Review: Ruger Rimfire Precision Rifle

By Bob Campbell published on in Firearms, Reviews

Among the most exciting rifles to come down the pike this year is the Ruger Rimfire Precision Rifle. This is a bolt-action rimfire rifle chambered for the .22 Long Rifle cartridge. The rifle is based on the full-size Ruger Precision rifle. The rifle would make a great understudy for the .308 rifle, but it is also a fine choice for anyone interested in using an accurate rifle for recreational shooting or small game hunting.

Ruger Rimfire Precision rifle right profile

Although it is a rimfire rifle this Ruger shows big gun detail.

This scaled down rifle features the same ergonomics as the full-size version, and the same manual of arms and trigger action as the Ruger Precision rifle. The rifle may be the ideal trainer for those interested in learning the art of long-range shooting. As a stand-alone rifle—for any pursuit that the .22 Long Rifle cartridge is suitable for—the Ruger Rimfire Precision Rifle is a great choice.

The rifle is well made of good material with a business like appearance. The rifle features a molded stock that is actually a chassis not a stock in the true precision-rifle mold. This assembly is constructed from glass-filled nylon. This material offers rigidity and resistance to weather warpage or heat. The chassis does not shift and offers a stable firing platform.

The stock is also adjustable for drop and cheek weld. The stock proved one of the more popular features among those who participated in the initial shooting session I conducted. The shooters, ranging in size from small to well to well over six feet tall, found the Ruger Rimfire Precision rifle offered a good fit. The adjustment isn’t difficult at all. A bonus is that the chassis features witness marks to allow the stock to be moved back to a previous position. The chassis is more advanced than I expected from a .22 rimfire design. The development of the chassis for the centerfire rifle crossed over to the rimfire well.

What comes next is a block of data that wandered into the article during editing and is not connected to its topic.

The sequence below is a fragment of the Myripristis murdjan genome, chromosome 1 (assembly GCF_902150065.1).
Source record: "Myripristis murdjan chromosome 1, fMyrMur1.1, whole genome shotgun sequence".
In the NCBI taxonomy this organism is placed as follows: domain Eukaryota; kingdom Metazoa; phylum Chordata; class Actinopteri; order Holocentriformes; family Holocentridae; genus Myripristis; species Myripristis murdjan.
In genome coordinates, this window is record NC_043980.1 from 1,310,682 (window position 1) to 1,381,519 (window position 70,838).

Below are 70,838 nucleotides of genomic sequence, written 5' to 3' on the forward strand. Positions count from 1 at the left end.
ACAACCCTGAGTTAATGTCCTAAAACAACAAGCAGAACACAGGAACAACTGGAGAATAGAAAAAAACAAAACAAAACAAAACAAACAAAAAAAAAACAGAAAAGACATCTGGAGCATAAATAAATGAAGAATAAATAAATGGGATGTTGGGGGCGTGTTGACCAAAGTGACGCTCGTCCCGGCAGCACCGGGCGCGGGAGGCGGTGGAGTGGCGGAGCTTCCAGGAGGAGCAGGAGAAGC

Bob Campbell shooting the Ruger Rimfire Precision rifle from the bench

The overall experience with the rifle was excellent. Firing from the benchrest the Ruger was accurate and operated smoothly.

The rifle has several innovative features including an adjustable bolt throw. It took a while for me to get the hang of this and understand its usefulness. The bolt is designed to allow the bolt throw to be adjustable by removal of a spring clip. The bolt throw may be changed from the standard .22 Long Rifle-type bolt movement of 1.5 inches to the centerfire action 3-inch bolt throw. This makes the rifle less susceptible to short stroking the action. The bolt handle is a competition type that offers excellent control.

The rifle features an 18-inch target grade barrel. This barrel is forged from 4140 steel. The rifling is precisely cut and offers excellent accuracy. The barrel is threaded at the muzzle for a sound suppressor. (That would be a neat set up!) The rifle features a free-floating handguard. This handguard features attachments for lights or lasers.

The Ruger adjustable trigger is designed to allow adjustment from 2.25 to 5.0 pounds. This is a crisp light trigger with no creep or backlash. This trigger is very controllable and ideal for precision work.

The rifle features an AR-15-type pistol grip. The rifle grip is similar to the Ruger AR 556 rifle. The safety is an AR-15 type, at least similar enough for easy familiarity. The safety is reversible. Another nice touch is that the wrench for trigger adjustment is stored in the butt stock.

target grouping at 100 yards

These results were fired at 100 yards—and the author pulled a shot!